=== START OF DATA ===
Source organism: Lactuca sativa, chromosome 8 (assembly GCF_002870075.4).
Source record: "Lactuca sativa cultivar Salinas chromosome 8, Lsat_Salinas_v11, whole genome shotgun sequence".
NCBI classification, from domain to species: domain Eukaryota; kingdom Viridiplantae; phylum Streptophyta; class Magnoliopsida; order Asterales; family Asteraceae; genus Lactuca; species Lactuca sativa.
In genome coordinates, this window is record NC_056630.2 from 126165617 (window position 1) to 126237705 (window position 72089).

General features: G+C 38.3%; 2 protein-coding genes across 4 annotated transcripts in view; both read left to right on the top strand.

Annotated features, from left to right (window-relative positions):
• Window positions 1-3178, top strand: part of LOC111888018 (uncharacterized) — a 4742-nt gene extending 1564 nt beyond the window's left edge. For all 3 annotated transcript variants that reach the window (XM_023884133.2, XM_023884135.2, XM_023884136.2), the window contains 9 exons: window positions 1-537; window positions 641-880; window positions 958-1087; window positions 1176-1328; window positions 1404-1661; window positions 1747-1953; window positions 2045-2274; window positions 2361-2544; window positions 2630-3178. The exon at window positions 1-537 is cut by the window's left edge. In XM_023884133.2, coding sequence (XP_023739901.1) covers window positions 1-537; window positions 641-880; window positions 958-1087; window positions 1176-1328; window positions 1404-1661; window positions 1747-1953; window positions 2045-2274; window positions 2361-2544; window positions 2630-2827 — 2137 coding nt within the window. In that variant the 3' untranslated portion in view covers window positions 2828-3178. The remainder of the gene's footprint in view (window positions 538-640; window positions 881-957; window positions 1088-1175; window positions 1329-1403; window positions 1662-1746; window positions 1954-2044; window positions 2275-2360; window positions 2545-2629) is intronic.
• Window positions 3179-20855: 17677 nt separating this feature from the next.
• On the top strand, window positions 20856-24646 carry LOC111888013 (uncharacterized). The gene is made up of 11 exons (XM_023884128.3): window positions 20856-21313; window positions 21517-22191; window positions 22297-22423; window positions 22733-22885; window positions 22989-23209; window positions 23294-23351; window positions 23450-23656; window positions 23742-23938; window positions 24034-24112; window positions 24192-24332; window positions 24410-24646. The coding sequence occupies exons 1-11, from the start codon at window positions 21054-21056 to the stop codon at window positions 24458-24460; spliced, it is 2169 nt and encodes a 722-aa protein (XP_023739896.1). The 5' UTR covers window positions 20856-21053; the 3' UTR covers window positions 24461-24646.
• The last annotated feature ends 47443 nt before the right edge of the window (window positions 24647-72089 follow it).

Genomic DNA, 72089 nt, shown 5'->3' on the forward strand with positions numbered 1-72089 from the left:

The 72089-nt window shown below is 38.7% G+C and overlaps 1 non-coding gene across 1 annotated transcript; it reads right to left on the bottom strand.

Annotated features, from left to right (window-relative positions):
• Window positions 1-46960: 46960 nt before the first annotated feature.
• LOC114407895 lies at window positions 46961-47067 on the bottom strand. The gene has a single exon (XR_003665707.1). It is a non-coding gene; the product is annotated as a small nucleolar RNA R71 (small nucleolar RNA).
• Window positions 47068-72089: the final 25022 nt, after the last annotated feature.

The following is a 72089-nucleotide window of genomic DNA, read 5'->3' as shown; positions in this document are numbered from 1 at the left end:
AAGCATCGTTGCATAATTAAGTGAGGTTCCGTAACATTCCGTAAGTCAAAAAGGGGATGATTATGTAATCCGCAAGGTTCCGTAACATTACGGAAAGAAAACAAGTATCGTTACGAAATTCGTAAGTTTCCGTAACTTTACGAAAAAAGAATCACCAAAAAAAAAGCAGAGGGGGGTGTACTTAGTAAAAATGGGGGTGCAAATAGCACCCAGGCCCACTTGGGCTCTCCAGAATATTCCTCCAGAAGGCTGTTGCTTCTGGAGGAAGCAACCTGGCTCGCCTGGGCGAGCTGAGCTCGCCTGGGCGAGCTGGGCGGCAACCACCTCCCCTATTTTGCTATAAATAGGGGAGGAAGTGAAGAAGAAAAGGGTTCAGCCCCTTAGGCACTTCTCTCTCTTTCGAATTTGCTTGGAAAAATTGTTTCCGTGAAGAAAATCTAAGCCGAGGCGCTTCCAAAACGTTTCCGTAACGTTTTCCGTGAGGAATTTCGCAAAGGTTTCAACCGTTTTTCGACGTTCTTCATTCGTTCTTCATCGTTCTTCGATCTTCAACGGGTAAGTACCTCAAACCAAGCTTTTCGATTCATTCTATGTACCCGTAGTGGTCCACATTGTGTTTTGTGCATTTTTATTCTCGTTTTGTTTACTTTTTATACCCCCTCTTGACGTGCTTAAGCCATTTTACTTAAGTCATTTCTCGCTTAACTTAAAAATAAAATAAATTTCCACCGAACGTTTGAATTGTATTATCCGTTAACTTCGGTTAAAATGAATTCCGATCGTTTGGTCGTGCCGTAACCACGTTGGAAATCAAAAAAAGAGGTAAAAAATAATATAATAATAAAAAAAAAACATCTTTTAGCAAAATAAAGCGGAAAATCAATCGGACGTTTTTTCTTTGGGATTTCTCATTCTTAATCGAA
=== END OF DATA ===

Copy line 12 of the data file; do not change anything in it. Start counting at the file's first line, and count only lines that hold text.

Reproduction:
The 72089-nt window shown below is 38.7% G+C and overlaps 1 non-coding gene across 1 annotated transcript; it reads right to left on the bottom strand.